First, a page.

A Century of Chinese Protests
A report by China’s ruling Central Committee, leaked to the press, reveals the Communist Party’s deep fears about a rising tide of protests and civil unrest. History shows that they are right to be fearful. Protests shaped China’s history throughout the 20th century, which began with the Boxer Rebellion and ended with a sit-in by 10,000 Falun Gong members and anti-NATO student demonstrations.
Protest patterns have, of course, evolved. In 1999, the ways in which Falun Gong members and anti-NATO student activists used the Worldwide Web were unprecedented. But enough has remained constant about protests in China to allow us to ask whether history can help us answer a pressing question: will today’s protests be remembered as minor flare-ups without lasting significance or as ominous signs that the regime was coming apart at the seams at the start of the 21st century?
Looking backward may provide no definitive answer but will help in understanding the issues involved. A good way to begin is with a timeless dilemma that many Chinese regimes have confronted. Namely, which of three strategies to pursue when protests start. Should they try to steer it in a loyalist direction? Attempt to defuse it? Or break its back through repression? Each strategy has worked at times, but each has backfired too.
The first option failed famously in 1900. The Qing dynasty threw its support behind the Boxers, a violent anti-Christian group. Foreign powers then crushed the movement and saddled the regime with an indemnity.
The second strategy backfired eight decades later when the Communist Party permitted the root causes of student discontent to remain in place for several years, which gave young activists a chance to grow bolder and more experienced. The small-scale student-led outbursts of 1985 through 1988 were sometimes tolerated, sometimes condemned, but never forcefully suppressed. By 1989, large contingents of workers were joining giant demonstrations led by educated youths well versed in the mechanics of protest.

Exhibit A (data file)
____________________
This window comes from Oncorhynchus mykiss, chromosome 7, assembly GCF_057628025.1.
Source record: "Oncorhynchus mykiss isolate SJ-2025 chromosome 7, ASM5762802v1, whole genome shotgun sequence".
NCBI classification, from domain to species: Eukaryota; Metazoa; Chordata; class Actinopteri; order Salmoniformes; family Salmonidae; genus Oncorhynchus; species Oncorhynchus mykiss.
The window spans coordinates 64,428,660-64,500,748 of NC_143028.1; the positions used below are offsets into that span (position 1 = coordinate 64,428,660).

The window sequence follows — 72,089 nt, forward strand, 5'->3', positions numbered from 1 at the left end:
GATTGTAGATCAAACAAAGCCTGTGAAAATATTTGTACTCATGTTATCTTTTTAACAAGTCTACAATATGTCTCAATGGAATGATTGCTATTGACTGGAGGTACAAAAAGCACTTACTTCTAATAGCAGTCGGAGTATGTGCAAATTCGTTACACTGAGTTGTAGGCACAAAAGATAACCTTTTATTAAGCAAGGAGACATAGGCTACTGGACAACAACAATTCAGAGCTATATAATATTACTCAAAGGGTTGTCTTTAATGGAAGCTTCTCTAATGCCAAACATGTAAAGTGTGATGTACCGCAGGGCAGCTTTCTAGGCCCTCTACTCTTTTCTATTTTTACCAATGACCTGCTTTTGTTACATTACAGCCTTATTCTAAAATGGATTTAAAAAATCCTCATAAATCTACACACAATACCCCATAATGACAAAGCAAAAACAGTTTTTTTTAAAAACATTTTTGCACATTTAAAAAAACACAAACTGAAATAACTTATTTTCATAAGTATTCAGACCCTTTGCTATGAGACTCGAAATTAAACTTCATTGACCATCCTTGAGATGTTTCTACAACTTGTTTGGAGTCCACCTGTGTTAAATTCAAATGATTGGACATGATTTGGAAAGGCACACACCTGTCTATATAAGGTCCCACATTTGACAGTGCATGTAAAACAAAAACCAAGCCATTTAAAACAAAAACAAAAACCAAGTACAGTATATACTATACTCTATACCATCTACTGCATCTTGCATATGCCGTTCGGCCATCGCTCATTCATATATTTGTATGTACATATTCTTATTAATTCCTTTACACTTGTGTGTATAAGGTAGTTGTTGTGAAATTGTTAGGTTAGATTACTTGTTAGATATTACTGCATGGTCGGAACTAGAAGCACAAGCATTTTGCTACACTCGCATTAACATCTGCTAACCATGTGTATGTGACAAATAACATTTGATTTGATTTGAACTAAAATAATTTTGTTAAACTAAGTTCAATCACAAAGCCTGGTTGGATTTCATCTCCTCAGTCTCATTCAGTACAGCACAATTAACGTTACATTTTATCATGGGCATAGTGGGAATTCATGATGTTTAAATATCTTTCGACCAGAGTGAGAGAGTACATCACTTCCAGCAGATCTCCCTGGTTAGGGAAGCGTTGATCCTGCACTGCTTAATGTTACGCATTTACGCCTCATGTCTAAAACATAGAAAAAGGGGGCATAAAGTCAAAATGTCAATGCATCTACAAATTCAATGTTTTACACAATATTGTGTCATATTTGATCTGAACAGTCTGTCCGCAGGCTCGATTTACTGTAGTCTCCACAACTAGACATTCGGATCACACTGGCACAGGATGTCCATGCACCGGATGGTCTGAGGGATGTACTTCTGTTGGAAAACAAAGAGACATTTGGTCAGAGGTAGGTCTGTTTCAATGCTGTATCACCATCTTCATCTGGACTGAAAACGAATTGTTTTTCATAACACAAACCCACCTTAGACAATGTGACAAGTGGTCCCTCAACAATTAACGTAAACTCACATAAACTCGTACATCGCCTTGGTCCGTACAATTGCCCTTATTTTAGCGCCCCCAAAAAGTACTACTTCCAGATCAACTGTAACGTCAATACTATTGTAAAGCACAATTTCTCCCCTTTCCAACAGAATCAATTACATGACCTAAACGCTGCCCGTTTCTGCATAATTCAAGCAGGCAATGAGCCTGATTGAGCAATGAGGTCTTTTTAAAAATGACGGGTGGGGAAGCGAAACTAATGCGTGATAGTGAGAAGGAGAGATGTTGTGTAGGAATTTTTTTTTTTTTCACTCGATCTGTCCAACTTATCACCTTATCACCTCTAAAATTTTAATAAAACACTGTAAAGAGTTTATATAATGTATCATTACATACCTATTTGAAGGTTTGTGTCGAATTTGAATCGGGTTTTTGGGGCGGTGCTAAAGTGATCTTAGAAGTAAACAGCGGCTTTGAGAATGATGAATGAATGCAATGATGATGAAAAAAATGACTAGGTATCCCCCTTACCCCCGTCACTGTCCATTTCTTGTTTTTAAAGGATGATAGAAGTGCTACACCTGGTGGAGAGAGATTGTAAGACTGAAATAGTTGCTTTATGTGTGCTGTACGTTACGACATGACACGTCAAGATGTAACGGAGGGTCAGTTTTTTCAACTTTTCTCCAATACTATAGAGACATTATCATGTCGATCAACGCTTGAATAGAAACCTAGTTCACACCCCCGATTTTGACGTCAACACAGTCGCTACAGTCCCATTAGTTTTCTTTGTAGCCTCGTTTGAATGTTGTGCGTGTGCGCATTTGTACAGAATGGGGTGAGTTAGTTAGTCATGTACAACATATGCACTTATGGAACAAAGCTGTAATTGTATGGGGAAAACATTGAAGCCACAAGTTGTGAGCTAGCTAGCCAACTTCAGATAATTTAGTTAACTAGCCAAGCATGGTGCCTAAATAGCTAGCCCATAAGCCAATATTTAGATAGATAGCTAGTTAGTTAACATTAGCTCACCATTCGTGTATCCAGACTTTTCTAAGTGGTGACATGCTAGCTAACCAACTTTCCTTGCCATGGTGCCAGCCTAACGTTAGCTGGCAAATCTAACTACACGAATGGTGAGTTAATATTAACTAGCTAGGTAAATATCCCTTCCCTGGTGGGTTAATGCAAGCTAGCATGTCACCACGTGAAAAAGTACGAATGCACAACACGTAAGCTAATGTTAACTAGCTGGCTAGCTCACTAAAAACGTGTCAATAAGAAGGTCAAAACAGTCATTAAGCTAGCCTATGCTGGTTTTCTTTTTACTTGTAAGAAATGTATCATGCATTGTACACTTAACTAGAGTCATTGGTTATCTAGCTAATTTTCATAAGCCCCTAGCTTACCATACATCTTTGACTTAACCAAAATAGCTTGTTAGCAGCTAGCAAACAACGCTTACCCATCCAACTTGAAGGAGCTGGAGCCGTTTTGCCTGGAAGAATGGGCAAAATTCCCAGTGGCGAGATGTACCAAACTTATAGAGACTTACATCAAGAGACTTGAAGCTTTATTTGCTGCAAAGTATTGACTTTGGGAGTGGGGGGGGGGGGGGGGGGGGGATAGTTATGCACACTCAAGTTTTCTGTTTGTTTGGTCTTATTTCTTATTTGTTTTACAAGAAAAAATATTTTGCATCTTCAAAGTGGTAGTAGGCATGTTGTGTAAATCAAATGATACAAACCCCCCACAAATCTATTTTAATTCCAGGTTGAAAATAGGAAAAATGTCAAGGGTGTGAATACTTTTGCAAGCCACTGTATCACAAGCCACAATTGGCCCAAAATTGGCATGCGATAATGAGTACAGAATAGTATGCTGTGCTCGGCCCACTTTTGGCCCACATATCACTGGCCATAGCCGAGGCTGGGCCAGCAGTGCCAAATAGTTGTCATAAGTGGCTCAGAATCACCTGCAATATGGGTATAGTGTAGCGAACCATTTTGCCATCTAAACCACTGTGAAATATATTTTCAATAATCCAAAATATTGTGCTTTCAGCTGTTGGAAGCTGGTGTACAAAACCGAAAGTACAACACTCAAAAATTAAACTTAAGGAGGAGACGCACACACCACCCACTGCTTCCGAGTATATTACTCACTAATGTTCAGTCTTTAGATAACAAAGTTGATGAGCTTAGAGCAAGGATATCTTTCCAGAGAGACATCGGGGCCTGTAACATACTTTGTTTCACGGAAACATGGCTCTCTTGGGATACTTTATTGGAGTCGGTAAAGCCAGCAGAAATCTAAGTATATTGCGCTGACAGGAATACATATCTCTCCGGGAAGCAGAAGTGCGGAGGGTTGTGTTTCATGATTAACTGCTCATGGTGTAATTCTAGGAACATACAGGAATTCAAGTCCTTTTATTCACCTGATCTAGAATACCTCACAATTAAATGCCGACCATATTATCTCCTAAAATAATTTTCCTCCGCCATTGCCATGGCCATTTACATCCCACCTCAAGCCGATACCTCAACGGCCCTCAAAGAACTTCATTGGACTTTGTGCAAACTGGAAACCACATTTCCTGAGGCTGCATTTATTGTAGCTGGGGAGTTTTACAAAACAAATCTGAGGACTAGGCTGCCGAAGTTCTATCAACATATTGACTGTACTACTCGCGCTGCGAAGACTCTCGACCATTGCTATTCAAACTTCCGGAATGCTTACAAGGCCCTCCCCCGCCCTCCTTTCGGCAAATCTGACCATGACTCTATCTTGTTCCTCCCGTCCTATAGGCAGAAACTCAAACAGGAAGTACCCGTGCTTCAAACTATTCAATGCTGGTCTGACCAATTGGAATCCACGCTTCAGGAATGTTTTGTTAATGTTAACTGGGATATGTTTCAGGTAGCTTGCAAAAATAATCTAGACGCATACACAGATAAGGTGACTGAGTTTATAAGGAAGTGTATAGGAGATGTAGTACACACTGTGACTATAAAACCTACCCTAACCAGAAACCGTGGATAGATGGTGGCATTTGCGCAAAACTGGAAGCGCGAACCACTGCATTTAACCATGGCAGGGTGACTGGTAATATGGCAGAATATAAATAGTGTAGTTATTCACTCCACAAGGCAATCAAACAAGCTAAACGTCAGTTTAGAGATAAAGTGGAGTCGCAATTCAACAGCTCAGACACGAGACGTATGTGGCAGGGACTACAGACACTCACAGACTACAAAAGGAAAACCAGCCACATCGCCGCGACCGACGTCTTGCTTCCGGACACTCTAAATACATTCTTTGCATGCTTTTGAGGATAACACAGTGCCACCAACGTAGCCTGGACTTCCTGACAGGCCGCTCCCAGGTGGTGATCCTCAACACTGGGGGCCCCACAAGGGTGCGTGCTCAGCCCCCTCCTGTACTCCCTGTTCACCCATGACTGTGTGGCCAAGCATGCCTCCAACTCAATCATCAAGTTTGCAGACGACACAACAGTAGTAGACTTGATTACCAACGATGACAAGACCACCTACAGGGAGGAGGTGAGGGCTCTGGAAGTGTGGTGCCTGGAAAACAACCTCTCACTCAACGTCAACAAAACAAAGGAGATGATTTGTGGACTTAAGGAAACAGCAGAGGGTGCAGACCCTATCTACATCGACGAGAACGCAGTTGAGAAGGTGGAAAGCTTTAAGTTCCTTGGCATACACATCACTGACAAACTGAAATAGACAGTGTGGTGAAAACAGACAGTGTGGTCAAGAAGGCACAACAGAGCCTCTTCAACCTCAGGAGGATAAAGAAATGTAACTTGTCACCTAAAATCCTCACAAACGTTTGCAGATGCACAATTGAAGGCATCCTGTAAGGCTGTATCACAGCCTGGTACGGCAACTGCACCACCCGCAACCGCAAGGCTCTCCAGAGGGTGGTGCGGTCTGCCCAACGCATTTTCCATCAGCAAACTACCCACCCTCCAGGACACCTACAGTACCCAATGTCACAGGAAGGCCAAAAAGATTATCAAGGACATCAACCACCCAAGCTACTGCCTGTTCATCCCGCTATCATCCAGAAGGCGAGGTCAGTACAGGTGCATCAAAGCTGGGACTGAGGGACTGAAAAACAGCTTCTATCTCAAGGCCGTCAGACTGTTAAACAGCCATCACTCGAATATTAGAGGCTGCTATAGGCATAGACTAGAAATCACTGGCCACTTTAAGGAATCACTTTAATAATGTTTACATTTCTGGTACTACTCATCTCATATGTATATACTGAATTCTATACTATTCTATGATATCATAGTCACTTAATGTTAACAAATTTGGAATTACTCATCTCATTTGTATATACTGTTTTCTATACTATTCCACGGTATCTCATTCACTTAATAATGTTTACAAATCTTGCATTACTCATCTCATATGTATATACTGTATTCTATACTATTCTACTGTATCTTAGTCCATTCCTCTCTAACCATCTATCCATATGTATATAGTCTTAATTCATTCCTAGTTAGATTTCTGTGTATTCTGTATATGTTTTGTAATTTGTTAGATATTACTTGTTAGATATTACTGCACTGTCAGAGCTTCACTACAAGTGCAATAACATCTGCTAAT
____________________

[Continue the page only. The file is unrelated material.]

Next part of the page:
Finally, repressive strategies failed frequently between 1919 and 1927. Warlords and colonial authorities who used force against protesters often saw this strengthen, not weaken, mass movements.
Which strategy has the regime pursued of late? The simple answer is: All of them. It tried to leap ahead of and guide the anti-NATO protests, destroy Falun Gong, and defuse labor strikes and tax riots. This mix and match approach has been used before by other Chinese regimes and has sometimes worked quite well.
Does this mean that China’s rulers can now rest easy? At the end of 1999, it appeared so. Now, however, it seems instead that each of the choices made in 1999 came with a cost. The resolve of many Falun Gong members has been strengthened by official efforts to discredit Li Hongzhi, their charismatic leader. It has become, indeed, a mark of honor to engage in risky public acts of defiance - and so public protests continue. Economic protests also persist. Moreover, in some regions such as Sichuan and Jiangxi, they have taken increasingly militant forms.
Efforts by the regime to exploit and channel protests have had unexpected consequences. Take the government’s efforts to exploit the nationalist upsurge triggered by NATO’s bombing of the Chinese Embassy in Belgrade during the Kosovo War. Reawakened to the power and excitement of public protest, Chinese students are unlikely to content themselves in the future with taking to the streets only to pursue officially sanctioned ends.
A clear suggestion of a future source of trouble for the government came when educated youths in Beijing overtly held rallies to protest the way police mishandled the investigation of the rape and murder of a local student. Although this movement ended quickly and without incident, the fact that it occurred may be enough to make the regime regret its decision in 1999 to uncork the bottle and provoke, after a decade of dormancy, the unpredictable genie of student activism.
These observations are certainly not proof that the regime is on its last legs. They do suggest, however, that significant elements are in place for the rise of movements that could seriously threaten the state’s authority. All that is missing is a common thread to unite people from varying classes with divergent concerns and protest skills which have been evinced again and again throughout the past century.
We should remember - as China’s leaders do - that disgust with official corruption has often served as a unifying force. It galvanized protesters in the late 1940s (just before the Nationalists fell) and again in 1989 (when the Communists faced their last major protest movement).
Thus, despite high economic growth rates, China’s leaders cannot rest easy. They are aware that many citizens view the Communist Party as riddled by corruption, and they fear unpredictable and uncontrollable protests will once again end up shaping Chinese history in this new century - as it did in the last one.